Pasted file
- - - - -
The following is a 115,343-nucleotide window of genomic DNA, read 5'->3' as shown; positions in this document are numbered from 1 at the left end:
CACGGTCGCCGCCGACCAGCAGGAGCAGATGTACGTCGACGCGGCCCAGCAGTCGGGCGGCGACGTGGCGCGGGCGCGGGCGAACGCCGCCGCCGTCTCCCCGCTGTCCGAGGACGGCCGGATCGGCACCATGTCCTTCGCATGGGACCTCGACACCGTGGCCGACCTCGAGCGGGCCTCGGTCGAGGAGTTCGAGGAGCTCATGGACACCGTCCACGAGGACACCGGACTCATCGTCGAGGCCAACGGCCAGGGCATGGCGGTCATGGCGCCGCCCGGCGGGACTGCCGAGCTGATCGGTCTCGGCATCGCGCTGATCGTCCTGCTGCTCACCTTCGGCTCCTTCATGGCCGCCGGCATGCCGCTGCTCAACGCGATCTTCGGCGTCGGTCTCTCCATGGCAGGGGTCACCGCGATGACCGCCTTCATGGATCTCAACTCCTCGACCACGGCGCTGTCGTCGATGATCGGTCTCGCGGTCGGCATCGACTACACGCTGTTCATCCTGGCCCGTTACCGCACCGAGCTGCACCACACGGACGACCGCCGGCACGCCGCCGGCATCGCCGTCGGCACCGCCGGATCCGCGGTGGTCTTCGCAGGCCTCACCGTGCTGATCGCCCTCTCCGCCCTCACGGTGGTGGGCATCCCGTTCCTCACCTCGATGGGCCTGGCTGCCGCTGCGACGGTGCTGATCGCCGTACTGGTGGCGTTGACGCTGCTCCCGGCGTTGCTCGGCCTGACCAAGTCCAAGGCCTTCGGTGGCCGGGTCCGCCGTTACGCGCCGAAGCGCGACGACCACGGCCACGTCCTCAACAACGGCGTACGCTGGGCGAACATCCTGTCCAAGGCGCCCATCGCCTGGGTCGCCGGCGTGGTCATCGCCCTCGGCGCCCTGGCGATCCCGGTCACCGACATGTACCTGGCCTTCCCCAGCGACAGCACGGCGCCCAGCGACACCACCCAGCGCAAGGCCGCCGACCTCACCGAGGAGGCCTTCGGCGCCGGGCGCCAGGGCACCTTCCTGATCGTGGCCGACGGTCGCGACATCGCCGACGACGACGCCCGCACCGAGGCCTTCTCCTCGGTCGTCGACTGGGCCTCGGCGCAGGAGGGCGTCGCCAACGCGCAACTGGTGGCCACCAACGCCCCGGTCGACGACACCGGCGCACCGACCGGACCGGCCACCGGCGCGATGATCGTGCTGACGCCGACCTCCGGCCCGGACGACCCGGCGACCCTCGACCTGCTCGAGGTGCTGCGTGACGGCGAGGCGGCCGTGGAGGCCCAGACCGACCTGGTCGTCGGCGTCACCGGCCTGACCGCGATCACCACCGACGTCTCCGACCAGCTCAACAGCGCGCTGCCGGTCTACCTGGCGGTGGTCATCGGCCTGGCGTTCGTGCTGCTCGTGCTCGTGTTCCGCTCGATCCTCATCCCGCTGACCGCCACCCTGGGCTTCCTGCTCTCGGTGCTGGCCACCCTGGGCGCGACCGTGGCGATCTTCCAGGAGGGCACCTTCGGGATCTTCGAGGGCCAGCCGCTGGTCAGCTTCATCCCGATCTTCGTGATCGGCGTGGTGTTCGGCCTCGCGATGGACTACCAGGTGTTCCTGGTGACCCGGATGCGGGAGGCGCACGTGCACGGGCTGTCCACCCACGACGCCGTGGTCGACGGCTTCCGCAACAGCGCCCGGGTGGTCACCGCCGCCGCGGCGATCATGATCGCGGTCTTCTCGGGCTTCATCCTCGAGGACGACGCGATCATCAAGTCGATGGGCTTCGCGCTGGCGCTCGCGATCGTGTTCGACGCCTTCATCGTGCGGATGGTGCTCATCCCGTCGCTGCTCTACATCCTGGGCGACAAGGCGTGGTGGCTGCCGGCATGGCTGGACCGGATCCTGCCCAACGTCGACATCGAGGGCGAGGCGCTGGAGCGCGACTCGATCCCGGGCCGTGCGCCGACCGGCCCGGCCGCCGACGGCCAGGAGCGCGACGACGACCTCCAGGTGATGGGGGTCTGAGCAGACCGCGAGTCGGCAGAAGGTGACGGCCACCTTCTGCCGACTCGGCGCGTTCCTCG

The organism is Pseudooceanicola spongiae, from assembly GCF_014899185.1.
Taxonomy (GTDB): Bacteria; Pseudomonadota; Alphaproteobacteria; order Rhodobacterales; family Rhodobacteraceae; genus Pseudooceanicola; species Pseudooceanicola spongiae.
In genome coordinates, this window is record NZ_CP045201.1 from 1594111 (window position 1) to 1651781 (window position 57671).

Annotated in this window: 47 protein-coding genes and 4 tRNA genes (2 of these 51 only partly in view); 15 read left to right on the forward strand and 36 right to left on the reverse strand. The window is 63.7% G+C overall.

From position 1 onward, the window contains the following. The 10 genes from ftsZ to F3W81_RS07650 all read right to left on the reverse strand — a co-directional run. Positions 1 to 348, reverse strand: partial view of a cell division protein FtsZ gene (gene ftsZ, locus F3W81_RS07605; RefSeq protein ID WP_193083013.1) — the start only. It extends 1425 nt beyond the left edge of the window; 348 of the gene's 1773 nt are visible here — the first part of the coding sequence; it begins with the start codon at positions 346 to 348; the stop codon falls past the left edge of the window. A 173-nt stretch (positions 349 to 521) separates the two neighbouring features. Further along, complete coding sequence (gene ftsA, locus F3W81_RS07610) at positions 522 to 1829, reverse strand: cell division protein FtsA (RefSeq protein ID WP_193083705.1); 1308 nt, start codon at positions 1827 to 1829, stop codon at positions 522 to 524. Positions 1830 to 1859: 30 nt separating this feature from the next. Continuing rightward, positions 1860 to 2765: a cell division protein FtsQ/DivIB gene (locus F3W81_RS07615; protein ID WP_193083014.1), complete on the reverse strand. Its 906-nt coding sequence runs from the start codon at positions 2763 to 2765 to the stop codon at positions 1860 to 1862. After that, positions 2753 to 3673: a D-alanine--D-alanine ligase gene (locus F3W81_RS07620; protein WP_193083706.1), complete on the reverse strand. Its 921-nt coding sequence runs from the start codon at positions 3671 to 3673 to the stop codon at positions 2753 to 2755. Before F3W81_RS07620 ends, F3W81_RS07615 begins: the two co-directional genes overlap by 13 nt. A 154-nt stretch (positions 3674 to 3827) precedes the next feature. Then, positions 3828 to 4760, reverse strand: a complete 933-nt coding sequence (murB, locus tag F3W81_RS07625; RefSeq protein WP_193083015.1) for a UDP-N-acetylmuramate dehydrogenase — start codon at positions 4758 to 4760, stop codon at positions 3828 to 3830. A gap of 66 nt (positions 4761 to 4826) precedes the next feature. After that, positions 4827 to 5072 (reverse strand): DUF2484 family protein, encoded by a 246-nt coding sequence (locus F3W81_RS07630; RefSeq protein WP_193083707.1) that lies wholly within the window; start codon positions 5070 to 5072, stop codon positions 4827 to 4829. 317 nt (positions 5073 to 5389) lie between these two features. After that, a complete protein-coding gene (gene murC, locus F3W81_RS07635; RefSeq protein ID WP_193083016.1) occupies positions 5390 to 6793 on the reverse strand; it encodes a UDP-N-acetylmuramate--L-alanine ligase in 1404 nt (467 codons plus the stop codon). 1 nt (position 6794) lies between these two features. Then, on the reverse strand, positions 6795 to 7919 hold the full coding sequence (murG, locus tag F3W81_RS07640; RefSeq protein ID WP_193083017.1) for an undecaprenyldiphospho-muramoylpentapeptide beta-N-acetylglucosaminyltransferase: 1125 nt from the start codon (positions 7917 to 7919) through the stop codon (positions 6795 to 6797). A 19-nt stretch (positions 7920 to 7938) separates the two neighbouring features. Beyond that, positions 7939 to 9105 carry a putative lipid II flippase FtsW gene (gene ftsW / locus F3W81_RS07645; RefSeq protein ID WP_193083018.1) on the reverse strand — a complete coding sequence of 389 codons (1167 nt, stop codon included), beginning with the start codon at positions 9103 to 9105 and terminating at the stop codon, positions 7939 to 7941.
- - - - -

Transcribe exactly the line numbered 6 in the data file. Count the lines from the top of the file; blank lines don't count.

Annotated in this window: 47 protein-coding genes and 4 tRNA genes (2 of these 51 only partly in view); 15 read left to right on the forward strand and 36 right to left on the reverse strand. The window is 63.7% G+C overall.